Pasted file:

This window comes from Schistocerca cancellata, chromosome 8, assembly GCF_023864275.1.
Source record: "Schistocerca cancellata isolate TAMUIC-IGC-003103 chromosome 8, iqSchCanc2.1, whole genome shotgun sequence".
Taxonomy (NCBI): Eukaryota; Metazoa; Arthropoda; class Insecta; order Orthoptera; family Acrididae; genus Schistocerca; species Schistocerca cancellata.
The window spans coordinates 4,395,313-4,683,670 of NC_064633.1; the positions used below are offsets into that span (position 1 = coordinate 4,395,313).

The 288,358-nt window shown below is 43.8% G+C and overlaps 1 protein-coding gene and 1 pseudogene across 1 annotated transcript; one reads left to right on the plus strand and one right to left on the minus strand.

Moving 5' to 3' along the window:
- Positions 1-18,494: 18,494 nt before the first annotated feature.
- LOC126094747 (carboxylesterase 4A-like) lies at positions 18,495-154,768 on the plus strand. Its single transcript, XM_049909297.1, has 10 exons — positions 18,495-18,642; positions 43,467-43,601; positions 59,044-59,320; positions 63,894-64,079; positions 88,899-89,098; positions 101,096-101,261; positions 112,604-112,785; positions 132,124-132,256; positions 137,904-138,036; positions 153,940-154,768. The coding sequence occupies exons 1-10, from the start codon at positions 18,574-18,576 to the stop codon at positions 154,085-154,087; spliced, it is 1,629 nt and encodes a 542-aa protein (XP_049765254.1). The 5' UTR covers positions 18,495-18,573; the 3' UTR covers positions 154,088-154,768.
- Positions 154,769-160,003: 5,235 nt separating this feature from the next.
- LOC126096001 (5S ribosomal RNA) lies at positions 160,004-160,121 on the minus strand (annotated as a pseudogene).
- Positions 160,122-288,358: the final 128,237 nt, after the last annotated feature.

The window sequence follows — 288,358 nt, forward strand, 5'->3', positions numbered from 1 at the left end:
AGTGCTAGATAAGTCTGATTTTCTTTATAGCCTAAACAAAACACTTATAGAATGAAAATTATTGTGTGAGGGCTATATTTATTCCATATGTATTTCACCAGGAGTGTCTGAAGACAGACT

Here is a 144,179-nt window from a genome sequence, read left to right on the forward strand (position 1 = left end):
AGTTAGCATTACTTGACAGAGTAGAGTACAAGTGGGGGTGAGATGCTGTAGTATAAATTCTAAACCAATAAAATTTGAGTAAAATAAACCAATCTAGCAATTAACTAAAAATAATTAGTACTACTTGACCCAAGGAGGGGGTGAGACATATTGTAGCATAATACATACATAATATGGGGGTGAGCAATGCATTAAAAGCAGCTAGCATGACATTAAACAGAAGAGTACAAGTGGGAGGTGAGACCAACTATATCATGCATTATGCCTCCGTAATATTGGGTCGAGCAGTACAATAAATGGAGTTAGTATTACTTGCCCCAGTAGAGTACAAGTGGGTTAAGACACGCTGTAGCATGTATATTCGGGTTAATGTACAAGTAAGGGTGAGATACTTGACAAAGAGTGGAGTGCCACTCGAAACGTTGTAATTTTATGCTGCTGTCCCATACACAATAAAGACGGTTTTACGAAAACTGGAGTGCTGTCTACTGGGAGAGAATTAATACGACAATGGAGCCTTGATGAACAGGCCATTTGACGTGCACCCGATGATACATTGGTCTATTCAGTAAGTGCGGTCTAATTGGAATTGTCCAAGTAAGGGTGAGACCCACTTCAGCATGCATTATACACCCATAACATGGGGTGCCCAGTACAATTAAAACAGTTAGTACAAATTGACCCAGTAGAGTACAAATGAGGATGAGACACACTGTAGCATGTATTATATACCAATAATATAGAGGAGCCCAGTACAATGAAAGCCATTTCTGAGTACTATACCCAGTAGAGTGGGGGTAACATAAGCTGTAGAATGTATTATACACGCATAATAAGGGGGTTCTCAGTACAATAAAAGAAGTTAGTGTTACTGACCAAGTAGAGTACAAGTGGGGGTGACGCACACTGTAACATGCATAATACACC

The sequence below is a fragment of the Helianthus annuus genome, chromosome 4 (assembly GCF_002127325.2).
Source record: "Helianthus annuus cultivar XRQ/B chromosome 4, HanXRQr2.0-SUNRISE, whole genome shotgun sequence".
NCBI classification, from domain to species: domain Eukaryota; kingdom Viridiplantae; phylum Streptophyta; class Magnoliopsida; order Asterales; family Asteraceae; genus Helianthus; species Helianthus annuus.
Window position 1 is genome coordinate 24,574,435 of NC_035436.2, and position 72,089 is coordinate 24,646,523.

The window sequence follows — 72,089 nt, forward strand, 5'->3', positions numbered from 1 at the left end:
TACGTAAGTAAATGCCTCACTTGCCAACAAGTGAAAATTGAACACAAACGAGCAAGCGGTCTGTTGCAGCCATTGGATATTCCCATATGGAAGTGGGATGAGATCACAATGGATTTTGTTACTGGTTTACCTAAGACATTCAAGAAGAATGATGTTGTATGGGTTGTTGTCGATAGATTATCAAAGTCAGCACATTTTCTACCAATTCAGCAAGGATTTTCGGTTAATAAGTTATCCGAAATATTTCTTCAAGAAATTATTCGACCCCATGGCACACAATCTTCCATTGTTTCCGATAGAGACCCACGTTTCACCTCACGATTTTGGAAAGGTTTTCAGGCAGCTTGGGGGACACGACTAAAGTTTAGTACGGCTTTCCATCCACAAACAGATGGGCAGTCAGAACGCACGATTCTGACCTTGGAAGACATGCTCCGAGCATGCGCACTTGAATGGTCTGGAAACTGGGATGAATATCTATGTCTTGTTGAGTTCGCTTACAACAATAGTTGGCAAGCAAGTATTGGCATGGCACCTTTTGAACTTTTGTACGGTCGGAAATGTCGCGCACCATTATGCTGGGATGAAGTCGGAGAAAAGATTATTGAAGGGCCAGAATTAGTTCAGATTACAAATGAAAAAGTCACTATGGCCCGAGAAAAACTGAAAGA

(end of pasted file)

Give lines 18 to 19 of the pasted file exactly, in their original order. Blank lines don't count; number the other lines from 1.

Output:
NCBI classification, from domain to species: domain Eukaryota; kingdom Viridiplantae; phylum Streptophyta; class Magnoliopsida; order Asterales; family Asteraceae; genus Helianthus; species Helianthus annuus.
Window position 1 is genome coordinate 24,574,435 of NC_035436.2, and position 72,089 is coordinate 24,646,523.